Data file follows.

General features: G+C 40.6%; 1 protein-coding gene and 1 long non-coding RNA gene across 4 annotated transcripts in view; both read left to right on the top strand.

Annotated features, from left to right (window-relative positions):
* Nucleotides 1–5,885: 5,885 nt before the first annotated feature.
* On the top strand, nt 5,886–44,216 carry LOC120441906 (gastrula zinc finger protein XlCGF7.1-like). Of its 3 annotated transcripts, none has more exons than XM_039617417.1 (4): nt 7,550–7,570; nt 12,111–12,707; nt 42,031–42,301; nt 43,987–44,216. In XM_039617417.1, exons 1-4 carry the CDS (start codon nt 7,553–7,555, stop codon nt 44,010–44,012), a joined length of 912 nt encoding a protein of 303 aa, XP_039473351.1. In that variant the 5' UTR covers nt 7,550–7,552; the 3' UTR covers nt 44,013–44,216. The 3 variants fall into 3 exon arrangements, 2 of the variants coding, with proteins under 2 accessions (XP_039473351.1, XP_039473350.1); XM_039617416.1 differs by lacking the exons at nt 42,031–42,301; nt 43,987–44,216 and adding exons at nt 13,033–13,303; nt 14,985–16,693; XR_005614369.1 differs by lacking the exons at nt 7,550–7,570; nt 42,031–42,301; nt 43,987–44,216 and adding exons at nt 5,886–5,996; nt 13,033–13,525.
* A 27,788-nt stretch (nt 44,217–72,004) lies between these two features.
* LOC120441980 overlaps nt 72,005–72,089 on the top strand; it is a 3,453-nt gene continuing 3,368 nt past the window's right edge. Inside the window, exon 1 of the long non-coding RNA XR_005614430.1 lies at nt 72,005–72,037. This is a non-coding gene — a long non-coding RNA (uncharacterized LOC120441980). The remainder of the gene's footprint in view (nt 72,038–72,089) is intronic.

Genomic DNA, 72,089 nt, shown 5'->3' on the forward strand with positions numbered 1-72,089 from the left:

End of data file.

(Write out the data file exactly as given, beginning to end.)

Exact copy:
General features: G+C 40.6%; 1 protein-coding gene and 1 long non-coding RNA gene across 4 annotated transcripts in view; both read left to right on the top strand.

Annotated features, from left to right (window-relative positions):
* Nucleotides 1–5,885: 5,885 nt before the first annotated feature.
* On the top strand, nt 5,886–44,216 carry LOC120441906 (gastrula zinc finger protein XlCGF7.1-like). Of its 3 annotated transcripts, none has more exons than XM_039617417.1 (4): nt 7,550–7,570; nt 12,111–12,707; nt 42,031–42,301; nt 43,987–44,216. In XM_039617417.1, exons 1-4 carry the CDS (start codon nt 7,553–7,555, stop codon nt 44,010–44,012), a joined length of 912 nt encoding a protein of 303 aa, XP_039473351.1. In that variant the 5' UTR covers nt 7,550–7,552; the 3' UTR covers nt 44,013–44,216. The 3 variants fall into 3 exon arrangements, 2 of the variants coding, with proteins under 2 accessions (XP_039473351.1, XP_039473350.1); XM_039617416.1 differs by lacking the exons at nt 42,031–42,301; nt 43,987–44,216 and adding exons at nt 13,033–13,303; nt 14,985–16,693; XR_005614369.1 differs by lacking the exons at nt 7,550–7,570; nt 42,031–42,301; nt 43,987–44,216 and adding exons at nt 5,886–5,996; nt 13,033–13,525.
* A 27,788-nt stretch (nt 44,217–72,004) lies between these two features.
* LOC120441980 overlaps nt 72,005–72,089 on the top strand; it is a 3,453-nt gene continuing 3,368 nt past the window's right edge. Inside the window, exon 1 of the long non-coding RNA XR_005614430.1 lies at nt 72,005–72,037. This is a non-coding gene — a long non-coding RNA (uncharacterized LOC120441980). The remainder of the gene's footprint in view (nt 72,038–72,089) is intronic.

Genomic DNA, 72,089 nt, shown 5'->3' on the forward strand with positions numbered 1-72,089 from the left: